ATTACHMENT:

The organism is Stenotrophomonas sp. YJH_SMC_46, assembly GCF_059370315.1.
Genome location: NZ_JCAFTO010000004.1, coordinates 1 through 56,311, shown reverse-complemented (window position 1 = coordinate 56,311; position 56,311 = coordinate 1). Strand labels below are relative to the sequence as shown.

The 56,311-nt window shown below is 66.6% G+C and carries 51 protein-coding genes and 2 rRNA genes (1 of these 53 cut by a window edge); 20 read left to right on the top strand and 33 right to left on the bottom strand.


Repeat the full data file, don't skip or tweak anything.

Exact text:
The organism is Stenotrophomonas sp. YJH_SMC_46, assembly GCF_059370315.1.
Genome location: NZ_JCAFTO010000004.1, coordinates 1 through 56,311, shown reverse-complemented (window position 1 = coordinate 56,311; position 56,311 = coordinate 1). Strand labels below are relative to the sequence as shown.

The 56,311-nt window shown below is 66.6% G+C and carries 51 protein-coding genes and 2 rRNA genes (1 of these 53 cut by a window edge); 20 read left to right on the top strand and 33 right to left on the bottom strand.